By Prathap Shastri and Jaydeep Yadav
With an increase in awareness of differences in metabolism of pharmacokinetics of adults and children, the number of clinical trials in children to establish safety and efficacy have increased substantially. Pediatric patient population is relatively small and has special vulnerabilities. As per a recent survey by Momper et al, about 42% of recent pediatric clinical trials failed to establish standards. A total of 44 unique products failed the trails, with more than 80% of the products failing as a result of lack of efficacy, and the rest failing due to safety concerns.
Ten of the trials failed due to lack of efficacy as a result of inappropriate dosage levels. A range of dose was not tested, which limited the pediatric drug exposure to that which proved efficacious in adults. This further emphasizes that it is critical to test range of doses in pediatric population and build dose-response relationships. Eight of the trials failed due to the differences in disease process between pediatrics and adults. Examples include differences in immune tolerance, differences in platelet aggregation process, and differences in manifestations of herpes simplex virus. Other reasons for clinical trial failure included placebo response in pediatrics and improper study design (for example, lack of controls).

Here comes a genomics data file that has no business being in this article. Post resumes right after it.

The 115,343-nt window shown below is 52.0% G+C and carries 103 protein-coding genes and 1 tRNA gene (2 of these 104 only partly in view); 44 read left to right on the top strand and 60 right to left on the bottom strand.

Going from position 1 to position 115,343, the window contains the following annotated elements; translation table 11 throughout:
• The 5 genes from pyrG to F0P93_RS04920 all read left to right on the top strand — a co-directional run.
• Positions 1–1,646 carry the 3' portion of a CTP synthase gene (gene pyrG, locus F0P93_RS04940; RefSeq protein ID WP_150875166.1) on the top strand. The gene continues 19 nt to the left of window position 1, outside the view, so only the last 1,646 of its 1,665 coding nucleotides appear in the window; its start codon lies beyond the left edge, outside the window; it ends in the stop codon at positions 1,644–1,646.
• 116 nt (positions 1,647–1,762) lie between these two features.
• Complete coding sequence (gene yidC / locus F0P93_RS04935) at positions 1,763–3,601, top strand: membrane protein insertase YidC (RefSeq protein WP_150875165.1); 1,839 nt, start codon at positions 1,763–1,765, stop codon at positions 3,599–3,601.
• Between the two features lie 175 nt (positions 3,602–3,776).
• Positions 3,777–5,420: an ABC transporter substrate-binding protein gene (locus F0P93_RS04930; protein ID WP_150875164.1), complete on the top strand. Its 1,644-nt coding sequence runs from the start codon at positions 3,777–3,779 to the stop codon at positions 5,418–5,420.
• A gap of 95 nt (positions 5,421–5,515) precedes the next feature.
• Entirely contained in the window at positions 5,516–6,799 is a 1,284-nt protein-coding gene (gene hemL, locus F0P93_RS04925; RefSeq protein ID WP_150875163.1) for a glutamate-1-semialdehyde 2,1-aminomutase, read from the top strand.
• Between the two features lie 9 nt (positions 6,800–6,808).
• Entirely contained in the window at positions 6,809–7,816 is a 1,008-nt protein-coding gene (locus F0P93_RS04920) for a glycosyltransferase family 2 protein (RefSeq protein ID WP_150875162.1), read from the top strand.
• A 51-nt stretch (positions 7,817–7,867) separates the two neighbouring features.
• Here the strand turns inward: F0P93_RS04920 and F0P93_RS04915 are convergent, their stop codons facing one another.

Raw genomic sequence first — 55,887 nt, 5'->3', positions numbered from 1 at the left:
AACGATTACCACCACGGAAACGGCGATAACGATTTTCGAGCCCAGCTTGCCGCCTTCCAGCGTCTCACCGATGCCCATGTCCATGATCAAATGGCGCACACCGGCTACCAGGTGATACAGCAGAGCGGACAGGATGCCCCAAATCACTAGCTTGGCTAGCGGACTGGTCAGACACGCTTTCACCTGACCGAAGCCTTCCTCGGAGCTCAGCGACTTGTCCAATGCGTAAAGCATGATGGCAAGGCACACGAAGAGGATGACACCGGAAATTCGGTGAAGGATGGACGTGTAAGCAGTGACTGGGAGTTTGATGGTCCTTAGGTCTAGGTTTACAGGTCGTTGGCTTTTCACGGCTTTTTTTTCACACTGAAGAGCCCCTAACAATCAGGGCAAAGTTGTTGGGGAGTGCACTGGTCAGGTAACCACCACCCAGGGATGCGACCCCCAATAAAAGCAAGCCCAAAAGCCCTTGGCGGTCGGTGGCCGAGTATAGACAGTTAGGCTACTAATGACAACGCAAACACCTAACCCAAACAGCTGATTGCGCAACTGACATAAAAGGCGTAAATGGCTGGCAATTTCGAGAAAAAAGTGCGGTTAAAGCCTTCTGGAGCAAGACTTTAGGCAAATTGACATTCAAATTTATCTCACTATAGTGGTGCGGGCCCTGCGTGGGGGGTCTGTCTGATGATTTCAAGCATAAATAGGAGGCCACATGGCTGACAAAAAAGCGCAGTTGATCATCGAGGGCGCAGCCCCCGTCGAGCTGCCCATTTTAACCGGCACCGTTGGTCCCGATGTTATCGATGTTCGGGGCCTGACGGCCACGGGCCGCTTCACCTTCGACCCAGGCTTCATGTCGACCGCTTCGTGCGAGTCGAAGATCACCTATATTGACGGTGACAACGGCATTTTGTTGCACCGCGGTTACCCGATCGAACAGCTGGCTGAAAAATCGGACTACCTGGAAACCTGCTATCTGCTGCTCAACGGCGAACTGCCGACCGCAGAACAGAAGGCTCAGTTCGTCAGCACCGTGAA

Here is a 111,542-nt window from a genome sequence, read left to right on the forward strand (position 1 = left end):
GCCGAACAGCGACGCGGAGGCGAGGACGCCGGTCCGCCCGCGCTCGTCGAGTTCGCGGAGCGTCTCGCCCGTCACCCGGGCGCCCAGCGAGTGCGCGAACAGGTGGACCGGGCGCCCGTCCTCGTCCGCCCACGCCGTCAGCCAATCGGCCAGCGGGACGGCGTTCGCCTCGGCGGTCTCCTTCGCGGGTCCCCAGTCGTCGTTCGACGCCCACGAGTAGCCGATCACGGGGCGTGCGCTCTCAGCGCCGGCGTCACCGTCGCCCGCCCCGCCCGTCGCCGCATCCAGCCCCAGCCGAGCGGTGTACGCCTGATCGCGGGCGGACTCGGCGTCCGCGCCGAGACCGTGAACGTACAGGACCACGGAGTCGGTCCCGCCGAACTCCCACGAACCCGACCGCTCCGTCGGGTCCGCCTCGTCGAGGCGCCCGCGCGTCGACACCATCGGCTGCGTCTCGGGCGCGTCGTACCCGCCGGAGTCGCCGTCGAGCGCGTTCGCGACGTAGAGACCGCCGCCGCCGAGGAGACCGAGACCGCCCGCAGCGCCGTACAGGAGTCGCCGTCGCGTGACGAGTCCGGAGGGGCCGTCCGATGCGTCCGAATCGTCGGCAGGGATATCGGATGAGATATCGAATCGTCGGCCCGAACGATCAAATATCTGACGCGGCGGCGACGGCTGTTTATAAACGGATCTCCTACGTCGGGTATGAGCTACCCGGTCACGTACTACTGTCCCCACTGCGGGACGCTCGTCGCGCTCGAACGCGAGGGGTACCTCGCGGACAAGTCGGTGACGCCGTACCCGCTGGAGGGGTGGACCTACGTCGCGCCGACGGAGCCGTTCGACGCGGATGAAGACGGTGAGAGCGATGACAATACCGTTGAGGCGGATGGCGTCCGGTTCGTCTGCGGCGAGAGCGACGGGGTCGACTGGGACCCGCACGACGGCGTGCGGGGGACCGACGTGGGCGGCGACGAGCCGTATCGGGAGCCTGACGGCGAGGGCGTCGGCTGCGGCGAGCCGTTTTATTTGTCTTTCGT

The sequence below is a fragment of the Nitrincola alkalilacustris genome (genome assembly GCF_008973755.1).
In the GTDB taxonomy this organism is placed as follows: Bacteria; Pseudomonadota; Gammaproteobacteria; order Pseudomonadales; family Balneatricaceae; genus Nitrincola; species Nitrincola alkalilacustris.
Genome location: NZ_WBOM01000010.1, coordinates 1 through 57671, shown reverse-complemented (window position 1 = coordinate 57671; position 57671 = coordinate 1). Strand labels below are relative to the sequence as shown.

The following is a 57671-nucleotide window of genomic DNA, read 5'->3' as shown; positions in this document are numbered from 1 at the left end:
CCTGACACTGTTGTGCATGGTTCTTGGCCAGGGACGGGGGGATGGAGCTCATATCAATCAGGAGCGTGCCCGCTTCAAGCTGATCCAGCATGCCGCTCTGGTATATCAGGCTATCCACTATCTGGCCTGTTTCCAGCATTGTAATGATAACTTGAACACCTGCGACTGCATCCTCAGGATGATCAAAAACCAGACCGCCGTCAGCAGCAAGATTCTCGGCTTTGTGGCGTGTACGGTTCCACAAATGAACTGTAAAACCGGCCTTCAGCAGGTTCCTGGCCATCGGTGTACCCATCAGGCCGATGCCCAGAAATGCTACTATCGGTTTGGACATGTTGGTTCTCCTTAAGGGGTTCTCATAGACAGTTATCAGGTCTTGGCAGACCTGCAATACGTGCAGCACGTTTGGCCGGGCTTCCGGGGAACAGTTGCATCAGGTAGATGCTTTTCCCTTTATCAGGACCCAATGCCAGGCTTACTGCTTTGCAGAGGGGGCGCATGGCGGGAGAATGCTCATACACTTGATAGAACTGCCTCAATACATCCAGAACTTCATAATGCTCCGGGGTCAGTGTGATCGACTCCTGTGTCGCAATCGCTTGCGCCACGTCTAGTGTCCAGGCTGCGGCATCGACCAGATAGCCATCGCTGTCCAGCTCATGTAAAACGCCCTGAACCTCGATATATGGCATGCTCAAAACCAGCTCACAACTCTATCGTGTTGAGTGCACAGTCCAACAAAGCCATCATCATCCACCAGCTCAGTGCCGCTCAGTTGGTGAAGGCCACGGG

As rightly pointed out in some of the previous blog posts and several pieces of literature, the pharmacokinetics, disease progression, and body physiology between adults and children are significantly different. For instance, gastric pH, gastric emptying time, intestinal transit time, and integrity of intestinal mucosa all differ in children and do not linearly correlate with adult values. An allometric approach, which basically considers children the same as small adults, may not account for the complex development changes. In addition, characterizing the ontogeny of enzyme/transporter development is very critical to being able to predict drug clearance in pediatrics. One of the important changes is a developmental switch from CYP3A7 to CYP3A4 during the early post-natal period, which results in a low clearance in infants for drugs that are substrates to CYP3A4.
All the above factors further emphasize the need for more commitment in terms of funding and research efforts from the academic labs and pharmaceutical industry to streamline pediatric product development. The recent newsletter from the Drug Metabolism Focus Group revolves around the theme of metabolism and pharmacokinetics in pediatric population including technical and mini literature reviews and interviews of peers in the field. Of course, you will also find several interesting references on the topic!